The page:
This paper is concerned with the adhesion of diamond films to titanium alloy substrates. A study is presented of the effect of prior substrate bombardment with carbon ions on the interfacial toughness. It is shown that this treatment raises the critical strain energy release rate of the interface substantially, from about 20 J m-2 to about 73 J m-2. These data have been obtained by depositing relatively thick (≈ 5 μm) diamond films on massive (1000 μm thick) Ti-6Al-4V substrates and monitoring the temperature at which these films spontaneously debonded during post-deposition cooling. The net stress levels in the films at the point of debonding were obtained by summing the calculated thermal stresses and measured intrinsic (deposition) stresses. The intrinsic stresses were measured in parallel experiments using thin (≈ 125 μm) tungsten substrates. Diamond films were deposited on these substrates under identical conditions to those for the titanium alloy substrates. The curvatures exhibited after cooling to room temperature were measured and from these the net stress levels were established. Since the tungsten is resistant to inelastic deformation while these curvatures are established, this allows evaluation of the intrinsic stress, which is taken to be the same as that for deposition on the titanium alloy substrates.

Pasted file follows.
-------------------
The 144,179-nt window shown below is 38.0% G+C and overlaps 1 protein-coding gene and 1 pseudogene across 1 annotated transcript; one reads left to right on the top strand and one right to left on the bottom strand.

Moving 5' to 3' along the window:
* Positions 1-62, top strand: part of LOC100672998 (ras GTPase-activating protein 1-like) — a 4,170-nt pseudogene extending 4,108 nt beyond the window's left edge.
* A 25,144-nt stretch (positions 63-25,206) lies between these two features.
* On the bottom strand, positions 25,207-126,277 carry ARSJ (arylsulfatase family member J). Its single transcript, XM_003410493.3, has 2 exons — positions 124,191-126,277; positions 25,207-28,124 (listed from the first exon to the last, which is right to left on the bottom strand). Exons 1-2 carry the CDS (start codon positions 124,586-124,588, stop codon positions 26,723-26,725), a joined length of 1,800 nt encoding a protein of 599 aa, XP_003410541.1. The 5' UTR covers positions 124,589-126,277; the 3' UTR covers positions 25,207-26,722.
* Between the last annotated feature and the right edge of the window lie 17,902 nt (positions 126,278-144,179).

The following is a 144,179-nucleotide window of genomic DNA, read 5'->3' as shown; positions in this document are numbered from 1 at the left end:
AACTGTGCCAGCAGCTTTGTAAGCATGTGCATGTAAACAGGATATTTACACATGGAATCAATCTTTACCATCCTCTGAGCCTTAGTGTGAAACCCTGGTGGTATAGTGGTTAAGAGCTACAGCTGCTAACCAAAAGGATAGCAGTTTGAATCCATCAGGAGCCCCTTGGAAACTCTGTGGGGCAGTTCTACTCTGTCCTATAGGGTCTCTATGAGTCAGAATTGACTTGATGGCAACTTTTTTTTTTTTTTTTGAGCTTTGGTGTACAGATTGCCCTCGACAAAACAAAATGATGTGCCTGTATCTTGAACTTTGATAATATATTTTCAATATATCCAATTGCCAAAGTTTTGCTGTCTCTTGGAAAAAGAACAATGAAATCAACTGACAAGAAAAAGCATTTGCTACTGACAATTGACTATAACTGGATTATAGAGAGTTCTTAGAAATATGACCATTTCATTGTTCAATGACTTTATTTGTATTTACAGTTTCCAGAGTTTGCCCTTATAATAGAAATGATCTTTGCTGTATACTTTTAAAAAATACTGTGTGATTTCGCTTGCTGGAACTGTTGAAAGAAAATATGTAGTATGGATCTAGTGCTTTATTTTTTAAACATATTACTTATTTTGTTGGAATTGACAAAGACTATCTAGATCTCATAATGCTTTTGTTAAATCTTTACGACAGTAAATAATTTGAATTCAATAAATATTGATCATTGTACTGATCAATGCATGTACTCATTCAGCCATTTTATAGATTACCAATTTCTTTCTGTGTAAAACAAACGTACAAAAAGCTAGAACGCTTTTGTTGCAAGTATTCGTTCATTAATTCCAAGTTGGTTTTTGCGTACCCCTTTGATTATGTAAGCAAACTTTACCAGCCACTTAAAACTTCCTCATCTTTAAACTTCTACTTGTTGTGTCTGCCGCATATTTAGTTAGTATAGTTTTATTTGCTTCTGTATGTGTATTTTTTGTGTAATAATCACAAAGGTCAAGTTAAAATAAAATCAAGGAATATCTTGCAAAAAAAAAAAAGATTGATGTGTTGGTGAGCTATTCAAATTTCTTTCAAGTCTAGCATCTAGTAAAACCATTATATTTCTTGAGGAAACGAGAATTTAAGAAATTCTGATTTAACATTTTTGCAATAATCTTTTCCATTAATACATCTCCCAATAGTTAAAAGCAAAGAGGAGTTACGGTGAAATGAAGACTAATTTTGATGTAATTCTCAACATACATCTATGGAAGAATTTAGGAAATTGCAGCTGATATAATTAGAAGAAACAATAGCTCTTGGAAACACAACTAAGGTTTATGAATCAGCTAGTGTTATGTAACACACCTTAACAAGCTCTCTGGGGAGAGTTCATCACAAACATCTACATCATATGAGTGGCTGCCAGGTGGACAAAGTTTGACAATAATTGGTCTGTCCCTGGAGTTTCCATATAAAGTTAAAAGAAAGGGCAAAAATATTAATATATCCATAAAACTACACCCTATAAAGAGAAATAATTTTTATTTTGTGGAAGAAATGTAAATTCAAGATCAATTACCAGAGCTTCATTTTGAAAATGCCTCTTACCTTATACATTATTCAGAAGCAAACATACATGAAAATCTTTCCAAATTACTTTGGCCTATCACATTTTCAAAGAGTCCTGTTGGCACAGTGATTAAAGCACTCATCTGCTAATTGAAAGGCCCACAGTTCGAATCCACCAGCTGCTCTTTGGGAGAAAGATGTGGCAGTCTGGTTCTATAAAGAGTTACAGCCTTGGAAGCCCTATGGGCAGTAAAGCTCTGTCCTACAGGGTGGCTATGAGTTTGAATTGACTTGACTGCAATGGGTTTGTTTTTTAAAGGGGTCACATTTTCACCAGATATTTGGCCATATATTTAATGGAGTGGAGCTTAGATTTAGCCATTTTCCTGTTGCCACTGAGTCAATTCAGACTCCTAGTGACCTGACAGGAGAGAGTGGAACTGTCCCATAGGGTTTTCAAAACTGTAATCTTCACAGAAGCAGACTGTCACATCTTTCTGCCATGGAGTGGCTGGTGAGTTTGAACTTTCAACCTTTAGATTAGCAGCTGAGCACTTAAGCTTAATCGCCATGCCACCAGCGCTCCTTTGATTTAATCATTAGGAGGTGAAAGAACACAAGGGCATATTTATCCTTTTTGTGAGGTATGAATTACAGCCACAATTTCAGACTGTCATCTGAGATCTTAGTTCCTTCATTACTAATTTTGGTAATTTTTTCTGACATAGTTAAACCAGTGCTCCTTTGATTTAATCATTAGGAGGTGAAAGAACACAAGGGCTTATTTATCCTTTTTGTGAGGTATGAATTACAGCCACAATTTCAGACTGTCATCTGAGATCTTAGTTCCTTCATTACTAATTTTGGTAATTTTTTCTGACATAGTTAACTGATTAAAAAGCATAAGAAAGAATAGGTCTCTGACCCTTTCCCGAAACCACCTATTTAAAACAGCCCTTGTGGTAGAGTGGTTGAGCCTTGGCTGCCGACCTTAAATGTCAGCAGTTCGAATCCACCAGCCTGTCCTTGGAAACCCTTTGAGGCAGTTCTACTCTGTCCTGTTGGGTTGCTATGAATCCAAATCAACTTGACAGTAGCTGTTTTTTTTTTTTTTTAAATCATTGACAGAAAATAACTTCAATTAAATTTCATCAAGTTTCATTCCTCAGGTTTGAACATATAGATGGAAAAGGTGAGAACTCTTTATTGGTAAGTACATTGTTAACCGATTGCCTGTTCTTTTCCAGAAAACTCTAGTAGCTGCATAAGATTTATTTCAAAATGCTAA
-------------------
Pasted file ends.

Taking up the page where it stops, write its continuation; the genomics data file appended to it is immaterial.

- Residual stress
- Titanium alloy substrates
ASJC Scopus subject areas
- Electronic, Optical and Magnetic Materials
- Mechanical Engineering
- Materials Chemistry
- Electrical and Electronic Engineering